They absolutely could just exchange keys and endpoints. As long as every time one party rotates their keys, they can security communicate that rotation to the other party, this can even go on indefinitely. This observation is the basis for a “microledger” feature that is being discussed in Sovrin working groups. (A microledger takes state off the main ledger into tiny files that capture a pairwise state machine, but still preserves merkle trees and state proofs such that tamper evidence and other guarantees are preserved.)

However, if one party rotates their keys and cannot notify the other, the ledger provides a reliable source of truth that can be used to recover the relationship. A DID provides a permanent identifier for a relationship, independent of its key state. You are not known by your key, but by the identifier that the key represents.

This subtlety has consequences for historical validation; knowing what a party’s current key is, today, does not help you if you are wanting to check a digital signature that they created a year ago. What you need to know, today, is what the other party’s key was when they signed. A ledger provides a reliable (tamper-proof) way to answer that question.


#6

Suppose Alice knows Bob, and Bob knows Carol. Bob can introduce Alice to Carol using only Sovrin agent-to-agent communication. Bob ends up not knowing the new DIDs and public keys that Alice and Carol are using in their relationship; Alice and Carol both know that Bob was the trusted intermediary, and that nobody tampered.


#7

I’m a bit puzzled here by the contrast between Sovrin and PKI–as if these two schools of thought are divergent. In its most abstract definition, Sovrin is PKI. It is a bit non-traditional, because it doesn’t use certificates, and it doesn’t depend on certificate authorities as a basis of trust. But it absolutely defines roles, policies, and procedures needed to create, manage, distribute, use, store, and revoke public keys. So Sovrin’s answers to many questions are going to be familiar to someone steeped in PKI.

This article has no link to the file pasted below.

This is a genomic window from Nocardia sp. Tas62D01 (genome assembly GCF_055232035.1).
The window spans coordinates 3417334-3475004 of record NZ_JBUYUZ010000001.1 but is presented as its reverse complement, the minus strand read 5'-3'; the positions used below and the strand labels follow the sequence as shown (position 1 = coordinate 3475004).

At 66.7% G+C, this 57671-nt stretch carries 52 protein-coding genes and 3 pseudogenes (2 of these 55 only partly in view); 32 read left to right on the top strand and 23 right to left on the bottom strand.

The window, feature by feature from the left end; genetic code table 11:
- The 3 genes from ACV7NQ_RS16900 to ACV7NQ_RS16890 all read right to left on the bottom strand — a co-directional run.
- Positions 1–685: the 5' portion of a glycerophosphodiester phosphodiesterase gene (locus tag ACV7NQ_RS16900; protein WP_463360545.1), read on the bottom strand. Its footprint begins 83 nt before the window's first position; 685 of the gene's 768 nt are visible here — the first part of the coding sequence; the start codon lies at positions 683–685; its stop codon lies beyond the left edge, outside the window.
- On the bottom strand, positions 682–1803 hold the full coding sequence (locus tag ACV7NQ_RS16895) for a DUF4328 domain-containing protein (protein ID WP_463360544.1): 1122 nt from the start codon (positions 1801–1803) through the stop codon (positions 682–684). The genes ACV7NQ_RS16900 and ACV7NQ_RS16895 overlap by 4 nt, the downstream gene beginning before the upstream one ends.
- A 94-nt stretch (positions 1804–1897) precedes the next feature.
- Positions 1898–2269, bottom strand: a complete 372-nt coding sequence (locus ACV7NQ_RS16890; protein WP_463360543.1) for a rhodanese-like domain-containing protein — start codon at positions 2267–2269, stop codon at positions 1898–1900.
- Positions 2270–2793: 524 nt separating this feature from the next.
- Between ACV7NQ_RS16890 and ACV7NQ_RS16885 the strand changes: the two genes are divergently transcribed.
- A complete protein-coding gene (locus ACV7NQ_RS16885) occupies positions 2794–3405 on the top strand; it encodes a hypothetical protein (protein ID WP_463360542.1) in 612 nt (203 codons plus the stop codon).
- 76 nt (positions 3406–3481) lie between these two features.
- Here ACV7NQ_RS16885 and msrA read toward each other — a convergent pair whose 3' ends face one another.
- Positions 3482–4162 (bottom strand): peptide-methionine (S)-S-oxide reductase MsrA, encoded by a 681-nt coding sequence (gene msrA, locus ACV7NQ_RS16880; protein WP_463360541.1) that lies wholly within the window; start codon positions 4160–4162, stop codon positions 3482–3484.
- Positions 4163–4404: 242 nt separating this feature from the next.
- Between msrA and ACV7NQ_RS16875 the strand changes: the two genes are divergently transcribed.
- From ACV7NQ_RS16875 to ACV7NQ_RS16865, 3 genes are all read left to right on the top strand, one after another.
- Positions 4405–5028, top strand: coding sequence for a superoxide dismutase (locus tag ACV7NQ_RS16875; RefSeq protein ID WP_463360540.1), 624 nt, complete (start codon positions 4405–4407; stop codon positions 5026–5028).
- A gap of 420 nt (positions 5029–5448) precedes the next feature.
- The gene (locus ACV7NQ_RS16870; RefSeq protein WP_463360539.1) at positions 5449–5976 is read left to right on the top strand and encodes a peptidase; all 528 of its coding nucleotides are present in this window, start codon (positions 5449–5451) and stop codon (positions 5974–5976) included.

One distinction is that Sovrin doesn’t expect people to use public keys in multiple contexts. Alice doesn’t have 1 public key that has to be discovered by other parties; she creates a new public key for every party that contacts her. When Bob connects with her, he doesn’t discover her DID or her public key; he sends her a connection request using a DID that he created just for the Alice~Bob relationship, and signed by a new public key that he created just for that purpose. His invitation communicates an endpoint where Alice can respond to him. Alice responds by creating a new DID and keypair for the Alice~Bob relationship, and sending it back to him. In traditional PKI, the expectation is that the keys would be known to belong to a certain individual with properties like an email address and name–but in Sovrin, what’s known is far less. Once this connection is established, Alice and Bob simply know that if they want to talk to a given DID, they are going to do it at a given endpoint, with a particular key. They then proceed to ratchet up trust by exchanging zero-knowledge proofs about their identity.

When Phil said that a DID could be looked up on the ledger, I think he was talking about widely used public DIDs (e.g., the DID for an organization that wants to be known to millions of customers). Such DIDs are useful, but they are not how an individual ends up relating to an org; instead, the individual looks up the public DID, sends a connection request to the entity behind that DID, and then the two of them negotiate separate DIDs and keys for their direct relationship.

This strong preference for pairwise DIDs and keys is driven by Sovrin’s stance on privacy; see especially requirement #1 of “Self-Sovereign Privacy By Design” (https://docs.google.com/document/d/1BbmYwvzAyYuhY148IBCSPuxQS0Z8M4bukbxhDzDSouM/edit#heading=h.wwwbyx17du5g)


#8

The thing I have been wondering is what about endpoints? Won’t they enable tracking in practice? Its not like you can arbitrarily choose any value you like for an endpoint. Most people will be constrained to at least use the same DNS name or IP address in the endpoint for all of their DIDs. Will everyone have to use onion routers all the time? What am I missing?


#9

First, endpoints will be the same for every agent hosted at a given agency (for example, all agent endpoints hosted at agency X might be “https://x.com/inbox”). This is approximately like saying that all customers of a given ISP have the same MX record–but it is better, because there is nothing observable to the outside world that tells how the message will be routed once it arrives at that endpoint. The message is anon_crypt() encrypted for the agency. The agency decrypts it and sees that it is to be routed to the agent for did X. That’s all the agency knows. It doesn’t know the sender, the message type, etc. It hands the message to the agent. The agent then does a further decryption to peer inside, etc.

Second, endpoints do not need to be recorded on the ledger for private relationships, because there is always exactly one other party who needs to know them. Only public DIDs that are supposed to be correlated (e.g., the endpoint for acme.com’s own public agent) are written to the ledger. All others are written to a microledger instead.